As part of a programme of synthesizing and investigating the biological properties of new fluoroquinolone antibacterials and their targeting of topoisomerase IV from Streptococcus pneumoniae, we have solved the X-ray structure of the complexes of two new 7,8-bridged fluoroquinolones (with restricted C7 group rotation favouring tight binding) in complex with the topoisomerase IV from S. pneumoniae and an 18-base-pair DNA binding site—the E-site—found by our DNA mapping studies to bind drug strongly in the presence of topoisomerase IV (Leo et al. 2005 J. Biol. Chem. 280, 14 252–14 263, doi:10.1074/jbc.M500156200). Although the degree of antibiotic resistance towards fluoroquinolones is much lower than that of β-lactams and a range of ribosome-bound antibiotics, there is a pressing need to increase the diversity of members of this successful clinically used class of drugs. The quinolone moiety of the new 7,8-bridged agents ACHN-245 and ACHN-454 binds similarly to that of clinafloxocin, levofloxacin, moxifloxacin and trovofloxacin but the cyclic scaffold offers the possibility of chemical modification to produce interactions with other topoisomerase residues at the active site.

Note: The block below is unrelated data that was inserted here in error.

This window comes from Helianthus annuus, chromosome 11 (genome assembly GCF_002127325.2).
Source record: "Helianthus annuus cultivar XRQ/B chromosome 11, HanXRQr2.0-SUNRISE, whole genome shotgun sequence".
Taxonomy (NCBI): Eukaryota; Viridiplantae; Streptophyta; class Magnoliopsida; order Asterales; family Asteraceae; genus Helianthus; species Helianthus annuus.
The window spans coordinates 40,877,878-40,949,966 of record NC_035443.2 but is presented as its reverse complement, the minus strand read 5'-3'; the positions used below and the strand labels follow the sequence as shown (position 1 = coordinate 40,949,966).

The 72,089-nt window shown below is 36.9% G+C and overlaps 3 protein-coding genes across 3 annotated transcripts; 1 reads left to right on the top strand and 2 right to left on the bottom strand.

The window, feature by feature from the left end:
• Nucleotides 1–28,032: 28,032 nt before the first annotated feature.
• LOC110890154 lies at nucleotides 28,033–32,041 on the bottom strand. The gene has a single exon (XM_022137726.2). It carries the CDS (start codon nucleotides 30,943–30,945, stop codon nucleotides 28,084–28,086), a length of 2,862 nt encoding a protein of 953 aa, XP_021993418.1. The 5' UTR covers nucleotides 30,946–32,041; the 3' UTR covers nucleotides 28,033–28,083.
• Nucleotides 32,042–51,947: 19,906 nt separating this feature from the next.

Quinolone agents, which target type II topoisomerases in Gram-negative and Gram-positive bacteria, are very important drugs in our armoury for the treatment of serious microbial infections and for which there is increasing resistance to β-lactam antibiotics. Quinolone drugs are not exempt from resistance, but the levels of resistance exhibited by this class are at present lower than those for β-lactam-based antibiotics and macrolides (statistics from Canadian Bacterial Surveillance, 2009 ). Hence, there is a need to develop effective rationally designed new pharmaceuticals of this class in order to bypass resistance mutations. We have developed 7,8-bridged fluoroquinolones with the aim that the restricted movement of the C7 group should favour tight binding. Quinolones act on type II topoisomerase–DNA complexes to prevent strand passage of the T-segment through the cleaved G-gate in the topoisomerase cycle . When not interrupted by drug interaction, this cycle starts with the reversible binding (through the catalytic tyrosines) of the G-segment DNA to the G-gate consisting of the TOPRIM and WHD domains of the core complex of the type II topoisomerase (figure 1). Capture of a transported T-segment DNA duplex by closure of the N-gate ATPase domains allows strand passage through the double-stranded break in the G-gate. Religation of the cleaved G-DNA segment and exit of the T-DNA duplex through the C-gate completes the passage of one DNA through the other, and after ATP hydrolysis, the enzyme resets for another cycle (figure 1). Quinolones trap the covalent enzyme–DNA cleavage complex, preventing DNA resealing and triggering cell death.